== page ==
Although some race-oriented carbon fiber models have left them out, most gravel bikes have not only bottle cage mounts but a variety of other bosses for attaching fenders and luggage racks as well.

In some cases you can even find additional storage space on the fork legs, on the top tube and under the down tube.

Don't let that stop you planning an adventure with your cyclocross bike, however, as you can mount most bike pannier bags to the frame without a luggage rack or other fixings.

Differences in the finishing kit

Gravel vs cyclocross: what's the difference?

Flare bars are popular for gravel riding but do not provide a significant benefit for cyclocross

You may find some subtle differences like flared bars for riding on gravel that you wouldn't find on cyclocross motorcycles.

These offer a wider, more stable position for skiing down uneven or steep terrain – but with a small aerodynamic drawback, that's why they didn't really start in cyclocross.

Of course, here too there is a lack of UCI regulations when it comes to gravel, so you can ride any poles, even excessively flared poles, super wide poles, or even straight poles that wouldn't be allowed in professional cyclocross racing.

Best gravel pedals

Shoes and pedals can make a huge difference in cyclocross racing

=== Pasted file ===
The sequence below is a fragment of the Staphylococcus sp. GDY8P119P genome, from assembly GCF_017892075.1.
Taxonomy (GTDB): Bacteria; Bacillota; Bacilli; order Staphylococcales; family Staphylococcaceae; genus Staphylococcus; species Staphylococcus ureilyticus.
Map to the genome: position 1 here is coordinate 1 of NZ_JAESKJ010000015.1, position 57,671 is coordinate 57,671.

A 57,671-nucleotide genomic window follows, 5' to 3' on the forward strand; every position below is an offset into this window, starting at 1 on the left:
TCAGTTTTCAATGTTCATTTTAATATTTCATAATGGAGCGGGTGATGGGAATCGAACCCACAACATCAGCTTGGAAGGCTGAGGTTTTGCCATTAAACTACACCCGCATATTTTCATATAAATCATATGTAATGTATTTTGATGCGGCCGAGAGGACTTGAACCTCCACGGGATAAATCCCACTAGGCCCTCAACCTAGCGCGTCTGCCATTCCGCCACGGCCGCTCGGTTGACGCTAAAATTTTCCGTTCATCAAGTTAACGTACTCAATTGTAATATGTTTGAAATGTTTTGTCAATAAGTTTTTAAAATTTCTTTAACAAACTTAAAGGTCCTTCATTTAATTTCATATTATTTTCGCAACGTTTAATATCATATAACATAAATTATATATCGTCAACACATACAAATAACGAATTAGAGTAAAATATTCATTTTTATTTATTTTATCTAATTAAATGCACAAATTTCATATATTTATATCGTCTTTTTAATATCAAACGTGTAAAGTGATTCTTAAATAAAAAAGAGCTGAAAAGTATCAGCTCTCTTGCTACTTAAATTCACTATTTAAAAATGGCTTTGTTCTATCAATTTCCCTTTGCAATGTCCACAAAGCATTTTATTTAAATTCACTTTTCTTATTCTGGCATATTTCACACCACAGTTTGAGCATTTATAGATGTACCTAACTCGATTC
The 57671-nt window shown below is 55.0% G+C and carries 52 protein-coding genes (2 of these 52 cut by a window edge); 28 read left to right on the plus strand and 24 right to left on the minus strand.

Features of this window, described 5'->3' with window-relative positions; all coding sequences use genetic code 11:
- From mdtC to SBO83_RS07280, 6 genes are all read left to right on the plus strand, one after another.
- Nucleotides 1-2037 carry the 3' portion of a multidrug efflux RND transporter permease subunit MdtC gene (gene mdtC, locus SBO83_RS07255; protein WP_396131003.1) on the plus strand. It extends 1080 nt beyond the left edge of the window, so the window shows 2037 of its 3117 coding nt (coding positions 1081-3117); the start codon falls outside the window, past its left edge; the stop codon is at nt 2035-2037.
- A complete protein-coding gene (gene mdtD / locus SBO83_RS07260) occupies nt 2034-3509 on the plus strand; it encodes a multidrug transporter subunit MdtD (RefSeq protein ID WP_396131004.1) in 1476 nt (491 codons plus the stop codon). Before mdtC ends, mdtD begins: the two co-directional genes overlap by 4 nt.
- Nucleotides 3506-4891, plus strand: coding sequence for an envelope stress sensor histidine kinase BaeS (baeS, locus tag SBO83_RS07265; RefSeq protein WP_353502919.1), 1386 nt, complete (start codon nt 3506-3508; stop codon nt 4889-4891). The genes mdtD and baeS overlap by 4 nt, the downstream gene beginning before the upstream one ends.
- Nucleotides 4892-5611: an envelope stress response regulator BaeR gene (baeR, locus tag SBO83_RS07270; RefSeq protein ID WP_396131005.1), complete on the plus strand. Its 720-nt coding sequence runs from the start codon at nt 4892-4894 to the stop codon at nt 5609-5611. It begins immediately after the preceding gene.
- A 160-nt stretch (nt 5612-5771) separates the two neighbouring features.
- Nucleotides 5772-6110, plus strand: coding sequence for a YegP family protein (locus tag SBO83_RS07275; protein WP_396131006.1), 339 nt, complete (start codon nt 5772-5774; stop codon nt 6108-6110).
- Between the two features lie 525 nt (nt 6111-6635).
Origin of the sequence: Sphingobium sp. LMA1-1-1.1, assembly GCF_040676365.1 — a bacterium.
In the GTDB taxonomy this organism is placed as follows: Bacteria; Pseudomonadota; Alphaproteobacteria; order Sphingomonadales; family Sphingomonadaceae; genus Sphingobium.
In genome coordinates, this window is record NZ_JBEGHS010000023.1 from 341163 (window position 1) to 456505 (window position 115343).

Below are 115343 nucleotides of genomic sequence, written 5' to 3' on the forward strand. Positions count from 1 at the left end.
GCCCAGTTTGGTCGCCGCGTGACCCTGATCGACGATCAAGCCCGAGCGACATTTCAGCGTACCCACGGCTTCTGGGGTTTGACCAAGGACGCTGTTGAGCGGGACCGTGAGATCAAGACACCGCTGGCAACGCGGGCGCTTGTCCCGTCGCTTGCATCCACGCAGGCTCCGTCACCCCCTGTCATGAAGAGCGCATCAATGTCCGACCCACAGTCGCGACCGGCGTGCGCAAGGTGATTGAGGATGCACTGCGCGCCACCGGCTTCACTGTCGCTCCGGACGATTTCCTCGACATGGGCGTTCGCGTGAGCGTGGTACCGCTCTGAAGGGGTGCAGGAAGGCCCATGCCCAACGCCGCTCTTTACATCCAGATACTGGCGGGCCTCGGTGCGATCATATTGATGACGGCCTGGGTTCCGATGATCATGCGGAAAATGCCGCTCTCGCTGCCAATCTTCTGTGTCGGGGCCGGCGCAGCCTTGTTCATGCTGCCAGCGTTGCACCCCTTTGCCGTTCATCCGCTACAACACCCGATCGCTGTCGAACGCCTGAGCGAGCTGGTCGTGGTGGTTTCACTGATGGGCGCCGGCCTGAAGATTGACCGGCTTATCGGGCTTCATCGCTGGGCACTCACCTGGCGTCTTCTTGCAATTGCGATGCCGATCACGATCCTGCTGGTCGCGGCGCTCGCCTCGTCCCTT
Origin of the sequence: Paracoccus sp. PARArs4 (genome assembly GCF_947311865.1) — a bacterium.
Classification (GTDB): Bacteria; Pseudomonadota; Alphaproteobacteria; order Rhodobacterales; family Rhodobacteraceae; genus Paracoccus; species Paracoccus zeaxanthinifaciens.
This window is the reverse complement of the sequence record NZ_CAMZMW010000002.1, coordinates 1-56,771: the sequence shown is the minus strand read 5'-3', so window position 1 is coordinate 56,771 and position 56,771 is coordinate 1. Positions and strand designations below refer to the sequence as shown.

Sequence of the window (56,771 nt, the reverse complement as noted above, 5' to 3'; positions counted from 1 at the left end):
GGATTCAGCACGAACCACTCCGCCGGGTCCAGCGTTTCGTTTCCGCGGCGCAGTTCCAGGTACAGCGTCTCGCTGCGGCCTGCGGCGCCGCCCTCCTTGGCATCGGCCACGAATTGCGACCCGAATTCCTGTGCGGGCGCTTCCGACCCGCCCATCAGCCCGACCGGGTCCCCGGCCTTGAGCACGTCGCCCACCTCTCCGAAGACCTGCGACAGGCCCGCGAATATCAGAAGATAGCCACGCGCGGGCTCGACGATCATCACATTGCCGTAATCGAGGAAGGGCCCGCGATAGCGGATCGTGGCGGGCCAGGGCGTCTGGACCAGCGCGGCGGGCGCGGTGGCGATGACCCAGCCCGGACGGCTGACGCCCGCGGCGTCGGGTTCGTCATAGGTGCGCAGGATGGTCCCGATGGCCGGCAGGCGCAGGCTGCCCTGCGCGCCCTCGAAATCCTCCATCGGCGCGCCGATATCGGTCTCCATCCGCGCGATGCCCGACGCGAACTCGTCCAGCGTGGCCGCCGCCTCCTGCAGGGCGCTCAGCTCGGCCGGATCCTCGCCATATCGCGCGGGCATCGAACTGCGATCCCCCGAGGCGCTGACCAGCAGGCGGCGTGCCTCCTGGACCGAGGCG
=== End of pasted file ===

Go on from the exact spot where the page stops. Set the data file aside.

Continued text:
An extension of the bike, maybe your pedals and shoes can make a world of difference for cyclocross racing. Look for models that shed mud easily and shoes that tiptoe on for support on really muddy stretches.

Can both bikes be good gravel and cyclocross bikes?

Absolutely! Do you really need two different bikes for Drop Bar Dirt? , although it might come in handy if you really care about one thing or the other.

You can certainly customize your bike to make it suitable for both gravel and cyclocross. However, it depends on what you are already driving.

It might be easier to start with a gravel bike as you can easily fit narrower tires, but you can't get extra clearance for a cyclocross bike if there isn't a bike.

If you want to buy a single bike to do both, there are some bikes on the market that take that into account, like the Ribble CGR (Cross, Gravel, Road).